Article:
Consider the following incomplete list of price increases the industry is dealing with:

-Diesel costs up 60% on average in WA
-Steel prices are up 60% from one year ago
-Freight costs can be up to 400% higher
-Costs for drilling have increased by 15-20% in recent months

No surprise thus, running higher operational costs and capex estimates through its modeling, Canaccord Genuity's valuations reduced by -24% on average for explorers and developers and by -26% for producers.

The Canadian firm specialises in small and micro-cap companies in Australia. When peers at UBS reviewed the sector last week, the average damage was a lot smaller as UBS restricts its research and coverage to larger-cap producers. But with no sustainable uptrend predicted for the price of bullion (not anytime soon), the underlying conclusion is pretty much the same:

"...tempered growth ambitions, continued operating and inflation headwinds combined with our reduced price deck means stocks are not as cheap as they look."

Make no mistake, amidst universal, broad-based sector weakness, there are always opportunities for investors, and both teams of sector analysts have their favourites, but the real message seems to be: rigid selection is key.

Not every share price that has fallen represents a great opportunity for mid- to longer-term investing. The challenge for investors is to identify the real gems and the real quality in a basket that is full of pretenders.

For what it's worth, UBS's favourites are Northern Star Resources ((NST)) among the large caps, because of the company's strong organic growth pipeline, and Gold Road Resources ((GOR)) among small caps. UBS analysts advise investors should focus on strong balance sheets, low risk growth and newer mines with a good runway and optionality still ahead.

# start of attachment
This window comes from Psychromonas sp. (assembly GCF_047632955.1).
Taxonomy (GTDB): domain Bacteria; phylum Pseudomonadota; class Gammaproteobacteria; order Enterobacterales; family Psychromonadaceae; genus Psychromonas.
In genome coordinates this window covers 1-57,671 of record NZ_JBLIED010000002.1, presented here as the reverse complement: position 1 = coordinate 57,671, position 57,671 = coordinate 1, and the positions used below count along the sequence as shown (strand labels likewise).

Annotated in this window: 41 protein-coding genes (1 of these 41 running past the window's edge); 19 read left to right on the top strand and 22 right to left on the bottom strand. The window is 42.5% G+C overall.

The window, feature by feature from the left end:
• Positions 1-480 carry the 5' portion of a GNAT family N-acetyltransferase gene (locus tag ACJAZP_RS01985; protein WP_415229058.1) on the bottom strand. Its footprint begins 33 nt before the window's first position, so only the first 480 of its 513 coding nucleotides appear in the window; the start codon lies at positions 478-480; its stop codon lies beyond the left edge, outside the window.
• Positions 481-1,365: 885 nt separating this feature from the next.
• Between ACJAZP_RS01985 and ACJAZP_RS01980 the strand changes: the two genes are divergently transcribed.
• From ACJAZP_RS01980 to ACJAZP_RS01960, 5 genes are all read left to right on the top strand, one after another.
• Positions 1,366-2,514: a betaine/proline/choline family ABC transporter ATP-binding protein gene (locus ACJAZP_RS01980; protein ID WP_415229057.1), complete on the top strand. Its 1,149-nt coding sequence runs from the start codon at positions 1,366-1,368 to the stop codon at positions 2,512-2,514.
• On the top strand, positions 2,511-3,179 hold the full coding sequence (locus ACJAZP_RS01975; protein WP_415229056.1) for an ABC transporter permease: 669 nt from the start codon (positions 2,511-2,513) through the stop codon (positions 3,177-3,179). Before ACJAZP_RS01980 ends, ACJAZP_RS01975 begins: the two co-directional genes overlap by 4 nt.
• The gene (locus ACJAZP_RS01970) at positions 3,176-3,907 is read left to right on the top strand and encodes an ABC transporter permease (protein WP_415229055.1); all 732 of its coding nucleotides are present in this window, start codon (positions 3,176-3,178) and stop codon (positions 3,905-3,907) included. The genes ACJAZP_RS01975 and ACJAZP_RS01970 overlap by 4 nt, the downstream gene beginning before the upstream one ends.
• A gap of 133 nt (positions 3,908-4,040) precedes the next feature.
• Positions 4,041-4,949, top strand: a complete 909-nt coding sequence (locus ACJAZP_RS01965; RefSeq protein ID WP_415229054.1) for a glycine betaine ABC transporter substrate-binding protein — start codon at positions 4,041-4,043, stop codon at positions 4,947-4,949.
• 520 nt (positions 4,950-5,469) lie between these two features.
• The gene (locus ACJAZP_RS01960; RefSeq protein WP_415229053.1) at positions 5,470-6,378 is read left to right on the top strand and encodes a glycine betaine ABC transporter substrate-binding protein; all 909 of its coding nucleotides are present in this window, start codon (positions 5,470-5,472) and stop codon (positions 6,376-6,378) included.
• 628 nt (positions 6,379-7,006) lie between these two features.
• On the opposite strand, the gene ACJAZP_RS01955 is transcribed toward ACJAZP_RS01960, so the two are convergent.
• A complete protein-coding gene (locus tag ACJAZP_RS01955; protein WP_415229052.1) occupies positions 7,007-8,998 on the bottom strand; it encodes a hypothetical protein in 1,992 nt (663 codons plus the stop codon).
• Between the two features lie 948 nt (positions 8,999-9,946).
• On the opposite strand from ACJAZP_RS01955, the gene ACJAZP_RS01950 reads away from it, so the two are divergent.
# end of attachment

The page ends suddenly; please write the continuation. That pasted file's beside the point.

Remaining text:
Canaccord Genuity's sector favourites are Bellevue Gold ((BGL)), De Grey Mining ((DEG)) and Predictive Discovery ((PDI)). All three have rallied off their June-July low.

Macquarie's favourites are Northern Star, Silverlake Resources ((SLR)) and Gold Road Resources among producers, as well as Bellevue Gold and De Grey Mining among juniors in the sector.

Says Macquarie:

"Though sequentially softer gasoline prices should take some sting out of headline inflation, underlying inflationary pressures continue to broaden and momentum in core services prices does not yet show any sign of letting up."

As well as:

"We think it premature for the market to be anticipating a Fed pivot."

The latter suggests those 20%-plus share price moves for the likes of St Barbara ((SBM)), Bellevue Gold, Resolute Mining ((RSG)) and Regis Resources ((RRL)) might look premature once the market's focus changes back to on-the-ground dynamics and a likely persistence by the Fed to tame inflation with aggressive rate hikes.